The National Outsourcing Association is 25 years old this year - a quarter of a century advocating excellence in outsourcing. That’s a long time. But however long you perceive the length of time you’ve been in the game, unless you arrived in your current role via a time machine, there’s no chance that you are one of the originals - the first known UK outsourcing was done by the Roman Army, who commissioned the services of a Dorset Pottery factory around 100AD.
That’s an early example of public sector contracting, but for now, let’s focus on how outsourcing has evolved in modern times. Fast-forward to the 1980’s, a time of blood-red braces and outsized mobile phones, and the majority of BPO outsourcing was being very simply executed, and relatively low-tech. Nothing more complicated that a tape and a moped would have been required to get an outside company to take care of your payroll.
But it’s not real time - it’s the time it takes the moped to tear across town, the time the outsourcing company takes to print the cheques, and the time Mr Postman takes to deliver them.
Revolutionary at the time, positively pedestrian by today’s standards.
Manufacturing had always made use of outsourcing. Relationships between supply chain partners have long been so closely entwined as to be partners - companies who’s continued prosperity is interdependent on each other is standard practice in the motor industry for example, where parts are often made bespoke for a certain range of car, and so exclusively sold to one manufacturer.
That level of partnership did not really start happening in the outsourcing industry until the late 90’s some say it’s only just happening now.
The liberalisation of the telecom market was the game changer. Until then, monopoly pricing made phone calls and data transmission extremely expensive - I remember working for a company that had stickers on the telephones deterring phone calls inside peak hours. ‘Could your call wait till after one o’clock?’ they said, in response to the Post Office hiking prices to limit demand during peak hours (and thus save expenditure).
The 1991White Paper ‘Competition and Choice:
Telecommunications Policy for the 1990s’ blew the market wide open. The duopoly of BT and Mercury was smashed; competition was now rife, which meant the cost of sending a byte of data along a telephone wire plummeted .real time data transfer was now affordable, and suddenly it was feasible to run one part of your operation at a remote distance from HQ. Competition in the phone/data market heats up even more when the cable companies - having spent years building their infrastructure - enter the fray, forcing BT et al to drop their prices even further.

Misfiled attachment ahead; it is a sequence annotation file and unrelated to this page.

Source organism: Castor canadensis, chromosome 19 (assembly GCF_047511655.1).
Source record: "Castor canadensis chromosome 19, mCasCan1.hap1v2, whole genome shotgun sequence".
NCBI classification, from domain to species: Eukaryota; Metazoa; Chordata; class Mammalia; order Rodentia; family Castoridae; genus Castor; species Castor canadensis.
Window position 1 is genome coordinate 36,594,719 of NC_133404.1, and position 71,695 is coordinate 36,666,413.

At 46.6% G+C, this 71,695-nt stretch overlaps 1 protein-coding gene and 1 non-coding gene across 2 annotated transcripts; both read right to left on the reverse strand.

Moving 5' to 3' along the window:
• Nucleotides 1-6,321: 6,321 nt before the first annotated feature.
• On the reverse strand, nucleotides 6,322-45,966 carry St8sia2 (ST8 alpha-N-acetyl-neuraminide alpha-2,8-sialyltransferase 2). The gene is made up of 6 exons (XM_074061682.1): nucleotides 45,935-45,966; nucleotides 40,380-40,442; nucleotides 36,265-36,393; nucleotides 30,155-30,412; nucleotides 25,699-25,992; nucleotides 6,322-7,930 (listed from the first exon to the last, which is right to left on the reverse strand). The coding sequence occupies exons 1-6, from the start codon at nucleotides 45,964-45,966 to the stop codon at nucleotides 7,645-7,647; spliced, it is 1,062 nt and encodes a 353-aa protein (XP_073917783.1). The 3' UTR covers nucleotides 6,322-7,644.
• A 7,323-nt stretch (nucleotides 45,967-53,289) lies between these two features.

So now, for many companies, getting some other organisation to take care of certain non-core elements of their business became attractive, for the usual reasons: lower costs, allied to the advantages boost in experience and expertise, and a valuable chance to focus resources on core activities .
The first Business Process Outsourcing (BPO) activities were finance and accounts, but things quickly got more interactive, with the outsourcing of customer-facing functions such as contact centres and real-time order fulfilment.
From the early 1990s, more and more people begin to realise that Outsourcing works, and its popularity increased. Particularly as IT systems became increasingly sophisticated and intrinsically imbedded into the way companies do business. This need for specialism now makes rolling out transformational IT based solutions yourself seem both spendthrift and risky to many CFOs, and so the modern, outsourcing -driven IT industry is born.
Outsourcing found itself in that sweet spot, where technology - the great enabler; money -the great business motivator; and business improvement - the Holy Grail; all meet. Meshing these three concepts together optimally has always been challenging, but for those who get the blend right, outsourcing offers sizable competitive advantages.
Outsourcing works. We know it. You know it. The Romans did it, for us.
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